A key benefit of a continuous integration system is that it enables developers to quickly address problems with builds or tests. In order to address those problems, developers must be kept appraised of a project's build health. Paul Duvall discusses various feedback mechanisms continuous integrations systems offer in an IBM developerWorks article.
In addition to automatically running build jobs and executing tests, continuous integration systems must also keep developers abreast of a project's build health. Thus, an important feature of continuous integration systems is developer feedback.
Paul Duvall penned a recently published article on Continuous Feedback for IBM's developerWorks web site. Duval points out that the feedback loop between a continuous integration system and a developer must be a two-way street:
Rapid feedback of build events is the central tenet of CI and one that causes many to describe a CI system as a continuous feedback mechanism... The sooner I know [of a problem], the more relevant the information and the better chance I have to fix the problem...
Feedback, however, is useless without action. In the case of CI, this action must be prompt because a broken build affects everyone; therefore, the feedback mechanism employed by a CI server must be timely. The beauty is that most, if not all, CI servers available today provide ... feedback mechanism... These various feedback mechanisms quickly facilitate jumpstarting the necessary people into action.
He lists six different types of feedback provided by popular continuous integration systems:
Every CI server ... provides some type of e-mail feedback mechanism... Most CI servers provide the capability for configuring who receives which message, based on a desired build event. For instance, a technical lead may always receive an e-mail regardless of build status, but the project manager only receives an e-mail when the build fails...
An RSS reader ... picks up the change [from the CI system] and creates a passive message indicating new content. So, if you'd rather not get bombarded with e-mail, try this approach instead... [The] RSS feed can be updated based on the latest build status.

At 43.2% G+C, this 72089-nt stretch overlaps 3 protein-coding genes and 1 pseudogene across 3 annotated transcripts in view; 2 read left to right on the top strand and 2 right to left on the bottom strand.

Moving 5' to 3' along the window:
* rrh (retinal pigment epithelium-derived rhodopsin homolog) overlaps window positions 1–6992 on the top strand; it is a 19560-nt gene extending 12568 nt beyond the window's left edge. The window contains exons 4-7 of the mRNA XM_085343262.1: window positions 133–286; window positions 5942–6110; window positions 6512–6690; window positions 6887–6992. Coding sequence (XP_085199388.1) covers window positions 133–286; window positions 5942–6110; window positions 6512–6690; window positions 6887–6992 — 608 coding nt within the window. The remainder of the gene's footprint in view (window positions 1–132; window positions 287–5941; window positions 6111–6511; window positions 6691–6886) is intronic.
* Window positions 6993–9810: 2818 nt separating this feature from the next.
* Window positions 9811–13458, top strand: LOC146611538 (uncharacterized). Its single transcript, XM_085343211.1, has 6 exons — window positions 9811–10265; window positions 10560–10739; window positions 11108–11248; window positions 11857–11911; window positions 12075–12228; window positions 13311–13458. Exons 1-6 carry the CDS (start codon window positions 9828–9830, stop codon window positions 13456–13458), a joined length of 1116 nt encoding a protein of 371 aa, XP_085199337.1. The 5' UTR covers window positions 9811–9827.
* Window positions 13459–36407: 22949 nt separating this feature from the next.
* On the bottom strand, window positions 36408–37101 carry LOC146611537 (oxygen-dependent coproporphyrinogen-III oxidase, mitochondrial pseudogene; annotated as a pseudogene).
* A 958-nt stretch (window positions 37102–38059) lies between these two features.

Using SMS to send text messages can be an effective form of feedback for urgent build status messages... If you believe that keeping an integration build successful is one of the highest priorities on your project, you'll want to know the build status at any point in time... The same mechanism used to send e-mail can also be used to send SMS text messages.
There are a variety of X10 devices—LavaLamps, sirens, you name it—that can really enliven a project's environment. Adding these devices to a room is bound to create excitement, along with a clear indication of a build's status... You can control most any electrical device that can be enabled using special hardware that can be manipulated through the X10 protocol... Several X10 kits are commercially available and [for example] CruiseControl includes the Java COMM API so that you can use CruiseControl's config.xml to communicate with the device and turn it on or off.
CruiseControl.NET ... provides a monitoring mechanism called CCTray that works with both CruiseControl.NET and the traditional Java built CruiseControl and is run from the Windows taskbar (which means it works only on Windows machines)... You can use another client monitor called Nag on non-Windows machines and even on other CI servers, such as Apache Continuum.
Instant messages [are] another way to receive feedback quickly because of IM's ubiquity among developers... CI servers like Apache Continuum provide a simple way to send IMs regarding a build's status.
In your projects, how do you keep track of the current build and test status?